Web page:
ninth symphony films - movie reviews

I, ROBOT (2004)

DIRECTOR  -  alex proyas

RATED  -  pg-13

GENRE  -  sci-fi

LENGTH  -  115 minutes

RELEASED  -  16 july 2004

DISTRIBUTOR  -  20th century fox

OFFICIAL SITE  -  i, robot

ESTIMATED BUDGET  -  $105,000,000
i, robot - a shot from the film


buy the dvd from i, robot at

buy the dvd from i, robot at

in the year 2035 a techno-phobic cop investigates a crime that may have been perpetrated by a robot, which leads to a larger threat to humanity.

in the year 2035 a techno-phobic cop investigates a crime that may have been perpetrated by a robot, which leads to a larger threat to humanity.


picture from i, robot

picture from i, robot

picture from i, robot

picture from i, robot


three out of four possible stars

In a beautiful visual realization of Isaac Asimov's series of futuristic robot stories, I, Robot is a heavily special effects laden creation which, if not for the grounded presence of lead star Will Smith, might have become completely buried in its visual stunnery (yes, I'm pulling a Lewis Carroll with that word, but I think it fits). Whether based in fantasy, present day realism, or the distant past, summer blockbusters nowadays seem to carry the weight of the "incredible CGI" requirement. What is a summer blockbuster without a CGI budget that probably equals that of the rest of the production?

Though a spectacular set of special effects paints nearly every frame of this film, it is not a visual look that will so easily be forgotten by audiences. Because the film takes place in the future, the production designers and costumers had to consider what Chicago's architecture would look like thirty years into the future. There are usually two directions in which the designers can go: a sleek, technological and sterile future or a sparse, dirty, and post-apocalyptic look. In an interesting move, the look of this film encompasses some of both these approaches.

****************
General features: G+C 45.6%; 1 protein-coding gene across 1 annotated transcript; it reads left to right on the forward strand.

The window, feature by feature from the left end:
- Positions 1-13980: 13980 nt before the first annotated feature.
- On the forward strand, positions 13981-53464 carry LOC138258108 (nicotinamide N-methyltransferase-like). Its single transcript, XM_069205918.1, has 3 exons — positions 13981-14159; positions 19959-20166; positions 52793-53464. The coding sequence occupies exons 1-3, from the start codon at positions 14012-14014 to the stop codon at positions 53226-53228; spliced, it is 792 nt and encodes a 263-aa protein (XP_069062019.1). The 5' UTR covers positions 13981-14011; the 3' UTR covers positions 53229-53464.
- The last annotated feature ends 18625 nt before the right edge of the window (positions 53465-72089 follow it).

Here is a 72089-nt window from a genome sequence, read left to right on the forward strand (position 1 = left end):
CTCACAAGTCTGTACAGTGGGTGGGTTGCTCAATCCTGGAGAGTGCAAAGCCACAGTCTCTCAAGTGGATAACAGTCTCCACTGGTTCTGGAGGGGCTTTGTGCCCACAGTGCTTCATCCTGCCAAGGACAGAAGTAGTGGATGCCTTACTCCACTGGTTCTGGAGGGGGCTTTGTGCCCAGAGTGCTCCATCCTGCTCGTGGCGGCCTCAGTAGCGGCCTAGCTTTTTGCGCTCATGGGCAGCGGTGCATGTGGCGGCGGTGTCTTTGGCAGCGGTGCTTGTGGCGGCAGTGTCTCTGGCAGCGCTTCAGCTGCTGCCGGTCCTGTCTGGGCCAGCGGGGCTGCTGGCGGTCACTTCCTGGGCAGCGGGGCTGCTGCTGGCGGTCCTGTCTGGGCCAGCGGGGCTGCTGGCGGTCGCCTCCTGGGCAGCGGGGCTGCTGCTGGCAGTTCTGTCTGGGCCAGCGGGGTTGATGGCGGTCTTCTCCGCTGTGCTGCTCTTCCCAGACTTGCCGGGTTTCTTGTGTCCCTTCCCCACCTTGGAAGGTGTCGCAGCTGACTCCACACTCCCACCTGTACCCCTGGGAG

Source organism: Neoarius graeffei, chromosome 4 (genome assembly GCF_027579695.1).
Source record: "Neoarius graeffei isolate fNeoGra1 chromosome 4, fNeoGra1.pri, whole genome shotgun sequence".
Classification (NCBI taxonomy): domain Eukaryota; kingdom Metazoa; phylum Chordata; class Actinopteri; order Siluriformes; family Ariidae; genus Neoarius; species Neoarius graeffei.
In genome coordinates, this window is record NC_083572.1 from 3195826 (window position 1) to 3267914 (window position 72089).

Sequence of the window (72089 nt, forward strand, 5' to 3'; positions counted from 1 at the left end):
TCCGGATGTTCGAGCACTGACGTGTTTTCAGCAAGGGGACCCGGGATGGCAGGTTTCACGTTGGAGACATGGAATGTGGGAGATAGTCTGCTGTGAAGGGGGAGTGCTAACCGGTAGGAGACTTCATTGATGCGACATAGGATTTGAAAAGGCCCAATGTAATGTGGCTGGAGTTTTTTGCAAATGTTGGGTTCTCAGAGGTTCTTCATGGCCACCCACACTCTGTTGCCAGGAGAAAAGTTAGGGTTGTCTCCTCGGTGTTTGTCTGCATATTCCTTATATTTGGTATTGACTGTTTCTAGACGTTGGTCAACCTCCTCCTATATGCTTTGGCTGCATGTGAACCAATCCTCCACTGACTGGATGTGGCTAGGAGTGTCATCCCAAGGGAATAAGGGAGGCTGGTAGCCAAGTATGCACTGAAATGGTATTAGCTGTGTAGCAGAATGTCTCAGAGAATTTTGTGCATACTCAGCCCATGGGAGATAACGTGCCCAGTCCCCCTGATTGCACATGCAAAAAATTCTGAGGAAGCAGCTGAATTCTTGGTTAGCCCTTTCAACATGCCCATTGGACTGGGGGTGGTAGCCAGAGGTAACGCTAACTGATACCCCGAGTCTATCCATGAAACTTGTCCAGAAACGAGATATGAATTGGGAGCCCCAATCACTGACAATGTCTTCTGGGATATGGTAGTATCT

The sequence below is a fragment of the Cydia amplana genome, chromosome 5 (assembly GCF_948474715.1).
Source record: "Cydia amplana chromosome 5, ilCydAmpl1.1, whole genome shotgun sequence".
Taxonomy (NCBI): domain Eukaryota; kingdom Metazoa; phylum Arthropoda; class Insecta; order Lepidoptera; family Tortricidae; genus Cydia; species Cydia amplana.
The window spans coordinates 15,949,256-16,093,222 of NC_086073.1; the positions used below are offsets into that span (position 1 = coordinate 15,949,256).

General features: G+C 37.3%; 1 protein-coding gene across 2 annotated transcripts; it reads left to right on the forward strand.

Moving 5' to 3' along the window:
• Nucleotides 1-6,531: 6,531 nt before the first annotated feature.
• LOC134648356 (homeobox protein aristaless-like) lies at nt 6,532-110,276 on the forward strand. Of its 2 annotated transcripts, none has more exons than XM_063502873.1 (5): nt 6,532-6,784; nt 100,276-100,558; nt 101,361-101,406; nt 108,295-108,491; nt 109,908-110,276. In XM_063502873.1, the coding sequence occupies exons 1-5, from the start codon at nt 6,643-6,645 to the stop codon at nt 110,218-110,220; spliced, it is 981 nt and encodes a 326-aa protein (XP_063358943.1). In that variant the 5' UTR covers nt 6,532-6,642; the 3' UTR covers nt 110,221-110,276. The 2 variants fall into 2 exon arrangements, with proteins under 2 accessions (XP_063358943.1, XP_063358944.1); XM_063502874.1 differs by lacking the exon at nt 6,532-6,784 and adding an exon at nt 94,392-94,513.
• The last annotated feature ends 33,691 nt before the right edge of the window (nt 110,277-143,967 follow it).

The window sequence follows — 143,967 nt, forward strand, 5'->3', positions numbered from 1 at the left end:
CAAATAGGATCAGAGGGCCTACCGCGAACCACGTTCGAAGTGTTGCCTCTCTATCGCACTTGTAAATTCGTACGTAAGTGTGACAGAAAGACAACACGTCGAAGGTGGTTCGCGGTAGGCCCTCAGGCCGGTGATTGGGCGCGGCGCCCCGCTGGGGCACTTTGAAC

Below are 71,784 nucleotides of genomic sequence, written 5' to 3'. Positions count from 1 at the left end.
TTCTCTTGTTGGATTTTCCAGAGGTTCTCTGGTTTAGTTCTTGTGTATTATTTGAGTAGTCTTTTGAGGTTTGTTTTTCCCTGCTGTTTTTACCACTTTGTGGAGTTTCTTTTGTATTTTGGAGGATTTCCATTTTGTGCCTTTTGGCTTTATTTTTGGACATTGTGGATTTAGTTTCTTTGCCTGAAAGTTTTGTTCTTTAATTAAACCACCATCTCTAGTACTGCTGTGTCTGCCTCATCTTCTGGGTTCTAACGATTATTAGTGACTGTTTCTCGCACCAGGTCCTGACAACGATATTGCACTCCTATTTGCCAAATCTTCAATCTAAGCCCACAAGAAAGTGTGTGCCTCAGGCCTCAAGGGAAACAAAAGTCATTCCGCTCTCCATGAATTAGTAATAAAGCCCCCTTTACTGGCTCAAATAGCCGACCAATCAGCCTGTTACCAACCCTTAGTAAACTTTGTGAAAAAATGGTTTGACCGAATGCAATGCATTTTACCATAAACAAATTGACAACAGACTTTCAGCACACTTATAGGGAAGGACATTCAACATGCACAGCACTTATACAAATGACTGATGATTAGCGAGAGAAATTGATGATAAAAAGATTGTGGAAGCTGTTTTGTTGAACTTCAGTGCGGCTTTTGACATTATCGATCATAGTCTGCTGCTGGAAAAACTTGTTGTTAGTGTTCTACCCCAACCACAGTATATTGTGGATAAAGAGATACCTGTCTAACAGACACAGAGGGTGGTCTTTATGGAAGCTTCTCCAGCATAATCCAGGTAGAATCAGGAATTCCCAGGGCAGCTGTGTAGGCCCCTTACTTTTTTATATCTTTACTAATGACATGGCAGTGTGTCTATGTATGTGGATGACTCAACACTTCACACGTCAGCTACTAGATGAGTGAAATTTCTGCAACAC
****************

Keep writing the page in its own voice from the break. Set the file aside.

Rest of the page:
The appliances, newer buildings, cars, and robots that fill the film are clean, refined, and modern. Many of the houses though resemble those of today. Will Smith's apartment, his grandmother's house, and the streets in the urban residential areas have dirty sewers, graffiti, and plain-clothes citizens filling the streets. The separation of the rich and the poor is still a factor in the future (this idea being one of the themes presented in the film) and this is reflected in the production design and character development.

I, Robot tries to incorporate several weighty issues concerning humanity and ethics and by and large, it succeeds more impressively than many hastily crafted summer features (such as the feature film disaster The Hulk, for example). Most of this success is the result of a well-rounded performance from Will Smith. He has proven himself in the arenas of just about every genre of film and with Robot, he inserts his trademark dry sense of humor with an inner strength that makes his character practically jump off the screen and into the viewer's lap.

There is an inner struggle inside the robot-hating character of "Detective Del Spooner," and with Smith behind the wheel, that character is a striking presence. Likewise, Alan Tudyk, with the help of a crack digital effects crew, portrays Smith's robot foe, "Sonny," with quiet grace and strength. The actor is even able to infuse some humor into his performance, despite the fact that his actual visage never appears on screen. In increasingly creative performances, Tudyk improves his reputation again with this performance through an astonishing use of his voice to convey character emotion.